Johns say she got a buzz going about herself, although that was for her songwriting since she was not performing. She worked with Mac McAnally a lot. "It's such a small town. You start talking about somebody, and it gets around in one day."

After about a year, Johns received a surprise phone call from Kimbrell, who told her she needed to go to his office.

"I come to the office, and he said 'we're opening this new label. We want you to go on the road with us'. I said, 'well. I don't know if I should really do that'. He said, 'what you talking about it?' - you're doing it ' - I said, 'okay'. About a month after that, we left and went on the road with Toby."

Johns did about 15 dates with Keith singing a few songs each night. She had not performed at all in Nashville prior to that.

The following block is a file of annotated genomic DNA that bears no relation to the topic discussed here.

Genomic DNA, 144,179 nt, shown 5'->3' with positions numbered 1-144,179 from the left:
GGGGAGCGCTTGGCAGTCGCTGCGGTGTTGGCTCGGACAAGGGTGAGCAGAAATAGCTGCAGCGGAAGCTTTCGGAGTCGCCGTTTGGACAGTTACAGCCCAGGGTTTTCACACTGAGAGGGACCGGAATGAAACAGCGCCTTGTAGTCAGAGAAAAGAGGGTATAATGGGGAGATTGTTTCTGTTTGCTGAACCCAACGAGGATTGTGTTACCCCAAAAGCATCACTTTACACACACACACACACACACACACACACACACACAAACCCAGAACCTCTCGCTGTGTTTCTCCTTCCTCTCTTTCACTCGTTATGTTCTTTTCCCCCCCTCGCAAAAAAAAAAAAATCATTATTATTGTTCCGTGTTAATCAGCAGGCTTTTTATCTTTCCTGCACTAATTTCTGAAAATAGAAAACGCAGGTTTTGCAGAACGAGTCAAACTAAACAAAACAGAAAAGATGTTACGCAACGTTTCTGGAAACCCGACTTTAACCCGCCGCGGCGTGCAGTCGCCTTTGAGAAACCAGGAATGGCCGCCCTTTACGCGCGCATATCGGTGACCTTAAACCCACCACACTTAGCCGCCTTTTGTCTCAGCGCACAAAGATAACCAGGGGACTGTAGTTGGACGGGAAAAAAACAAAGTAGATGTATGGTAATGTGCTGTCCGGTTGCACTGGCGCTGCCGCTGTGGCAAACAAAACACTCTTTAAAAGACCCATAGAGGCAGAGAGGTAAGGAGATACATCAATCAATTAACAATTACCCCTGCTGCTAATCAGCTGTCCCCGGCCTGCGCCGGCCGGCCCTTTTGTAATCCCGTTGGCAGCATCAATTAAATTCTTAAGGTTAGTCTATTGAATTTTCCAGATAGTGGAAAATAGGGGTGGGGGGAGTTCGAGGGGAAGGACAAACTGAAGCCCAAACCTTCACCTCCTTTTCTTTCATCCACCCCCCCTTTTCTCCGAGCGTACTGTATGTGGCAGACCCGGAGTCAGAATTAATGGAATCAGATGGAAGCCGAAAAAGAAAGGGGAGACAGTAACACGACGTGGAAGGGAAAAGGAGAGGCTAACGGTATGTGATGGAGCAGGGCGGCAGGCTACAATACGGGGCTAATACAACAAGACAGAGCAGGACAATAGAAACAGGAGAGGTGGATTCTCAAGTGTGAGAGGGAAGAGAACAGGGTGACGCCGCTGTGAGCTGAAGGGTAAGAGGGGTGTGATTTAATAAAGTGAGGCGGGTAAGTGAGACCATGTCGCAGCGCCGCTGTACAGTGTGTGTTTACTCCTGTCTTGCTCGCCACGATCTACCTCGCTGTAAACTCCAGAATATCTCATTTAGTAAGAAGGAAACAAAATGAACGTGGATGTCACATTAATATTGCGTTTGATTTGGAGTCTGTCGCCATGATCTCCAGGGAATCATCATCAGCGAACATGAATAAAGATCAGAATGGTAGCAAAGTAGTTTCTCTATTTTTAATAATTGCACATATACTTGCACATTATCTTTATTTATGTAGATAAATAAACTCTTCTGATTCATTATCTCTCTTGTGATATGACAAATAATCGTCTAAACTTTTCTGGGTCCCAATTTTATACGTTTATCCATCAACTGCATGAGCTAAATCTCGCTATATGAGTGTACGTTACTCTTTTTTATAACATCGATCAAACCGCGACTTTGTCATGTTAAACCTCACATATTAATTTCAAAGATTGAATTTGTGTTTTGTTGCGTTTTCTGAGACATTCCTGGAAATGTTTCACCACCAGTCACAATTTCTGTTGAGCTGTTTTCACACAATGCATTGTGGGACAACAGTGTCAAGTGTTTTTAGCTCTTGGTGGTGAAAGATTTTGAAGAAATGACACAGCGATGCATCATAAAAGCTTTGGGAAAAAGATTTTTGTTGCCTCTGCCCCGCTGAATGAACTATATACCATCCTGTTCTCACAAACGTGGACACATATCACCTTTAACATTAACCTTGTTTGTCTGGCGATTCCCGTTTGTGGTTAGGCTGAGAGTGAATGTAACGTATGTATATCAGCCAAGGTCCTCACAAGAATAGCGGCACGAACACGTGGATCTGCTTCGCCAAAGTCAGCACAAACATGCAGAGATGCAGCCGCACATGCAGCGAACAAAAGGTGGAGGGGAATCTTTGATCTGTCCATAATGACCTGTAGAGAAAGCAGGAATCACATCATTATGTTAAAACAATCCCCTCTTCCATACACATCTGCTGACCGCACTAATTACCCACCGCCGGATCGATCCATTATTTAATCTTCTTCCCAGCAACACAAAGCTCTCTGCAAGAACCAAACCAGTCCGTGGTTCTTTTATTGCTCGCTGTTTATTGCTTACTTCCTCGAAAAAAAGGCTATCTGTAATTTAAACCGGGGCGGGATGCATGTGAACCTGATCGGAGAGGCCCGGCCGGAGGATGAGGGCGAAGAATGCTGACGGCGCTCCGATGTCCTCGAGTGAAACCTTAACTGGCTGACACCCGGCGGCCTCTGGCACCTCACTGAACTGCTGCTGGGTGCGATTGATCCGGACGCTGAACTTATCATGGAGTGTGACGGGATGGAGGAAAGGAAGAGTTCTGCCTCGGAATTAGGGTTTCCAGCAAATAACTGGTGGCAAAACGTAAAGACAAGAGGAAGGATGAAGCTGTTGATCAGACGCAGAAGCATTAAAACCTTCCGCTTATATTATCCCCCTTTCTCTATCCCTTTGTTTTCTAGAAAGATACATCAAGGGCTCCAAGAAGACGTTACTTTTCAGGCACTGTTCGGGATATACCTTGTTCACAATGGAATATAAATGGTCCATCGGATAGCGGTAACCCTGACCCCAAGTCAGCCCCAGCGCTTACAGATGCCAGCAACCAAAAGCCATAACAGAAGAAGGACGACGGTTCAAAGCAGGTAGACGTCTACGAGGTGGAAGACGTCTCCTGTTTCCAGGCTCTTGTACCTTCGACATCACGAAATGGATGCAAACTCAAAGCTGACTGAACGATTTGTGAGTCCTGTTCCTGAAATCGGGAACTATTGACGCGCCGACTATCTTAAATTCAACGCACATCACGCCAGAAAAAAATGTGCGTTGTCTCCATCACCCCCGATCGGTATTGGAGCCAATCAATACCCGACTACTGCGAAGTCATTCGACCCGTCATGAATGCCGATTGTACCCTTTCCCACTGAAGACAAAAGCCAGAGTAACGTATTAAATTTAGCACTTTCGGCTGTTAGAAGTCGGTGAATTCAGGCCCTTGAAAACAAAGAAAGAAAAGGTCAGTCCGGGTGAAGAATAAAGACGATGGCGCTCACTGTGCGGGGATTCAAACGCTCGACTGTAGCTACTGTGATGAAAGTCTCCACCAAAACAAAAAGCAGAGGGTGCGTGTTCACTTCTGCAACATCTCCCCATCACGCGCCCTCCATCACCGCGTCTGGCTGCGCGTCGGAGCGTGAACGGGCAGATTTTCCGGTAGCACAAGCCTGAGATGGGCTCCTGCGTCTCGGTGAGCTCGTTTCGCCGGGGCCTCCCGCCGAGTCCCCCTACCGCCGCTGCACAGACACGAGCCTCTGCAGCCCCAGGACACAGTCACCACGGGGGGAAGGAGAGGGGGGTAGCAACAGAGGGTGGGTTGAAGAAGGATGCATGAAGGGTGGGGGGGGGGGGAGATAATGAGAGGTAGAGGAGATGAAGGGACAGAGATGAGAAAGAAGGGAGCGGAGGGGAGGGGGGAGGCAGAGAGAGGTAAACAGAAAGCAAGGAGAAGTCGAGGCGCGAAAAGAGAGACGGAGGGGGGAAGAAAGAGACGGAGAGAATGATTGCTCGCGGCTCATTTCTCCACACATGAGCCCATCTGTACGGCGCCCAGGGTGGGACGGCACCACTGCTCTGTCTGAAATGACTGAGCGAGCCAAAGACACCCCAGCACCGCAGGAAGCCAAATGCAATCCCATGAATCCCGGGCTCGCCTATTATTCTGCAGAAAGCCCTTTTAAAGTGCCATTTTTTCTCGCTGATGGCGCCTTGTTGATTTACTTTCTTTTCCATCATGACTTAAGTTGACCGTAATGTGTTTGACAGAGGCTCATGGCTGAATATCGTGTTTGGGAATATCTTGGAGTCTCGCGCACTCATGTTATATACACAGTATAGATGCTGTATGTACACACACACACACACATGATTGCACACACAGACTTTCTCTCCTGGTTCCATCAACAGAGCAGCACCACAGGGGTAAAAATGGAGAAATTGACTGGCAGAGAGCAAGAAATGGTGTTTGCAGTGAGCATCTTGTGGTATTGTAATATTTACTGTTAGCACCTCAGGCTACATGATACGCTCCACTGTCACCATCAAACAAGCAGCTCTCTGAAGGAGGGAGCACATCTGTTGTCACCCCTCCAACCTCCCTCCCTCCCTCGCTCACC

"I had gone from singing in restaurants to doing that. I was so scared. I was cussing and praying at the same time before I got out on stage. I remember (thinking) 'Jesus, please help me' and then I would cuss and (say) 'Jesus, you've got to make me sing good'. It was 20,000 people. I got out there, and it was just like something else took over me. I was made to do this."

"That tour was incredible, and it was the biggest opportunity. Without that, I probably wouldn't be where I am now. I think the world of Toby Keith. He was wonderful to me."

But that did not result in Johns signing with ShowDog Nashville, Keith's label.

Instead, she went with Galante and BNA. "They wanted me to be on their label. I thought BNA would be a better place. I just felt in my gut that's what I needed to do more than anything. I prayed a lot about it. Joe Galante and BNA are the best. You get usually one or two tries to make it. So that's what I felt I needed to do."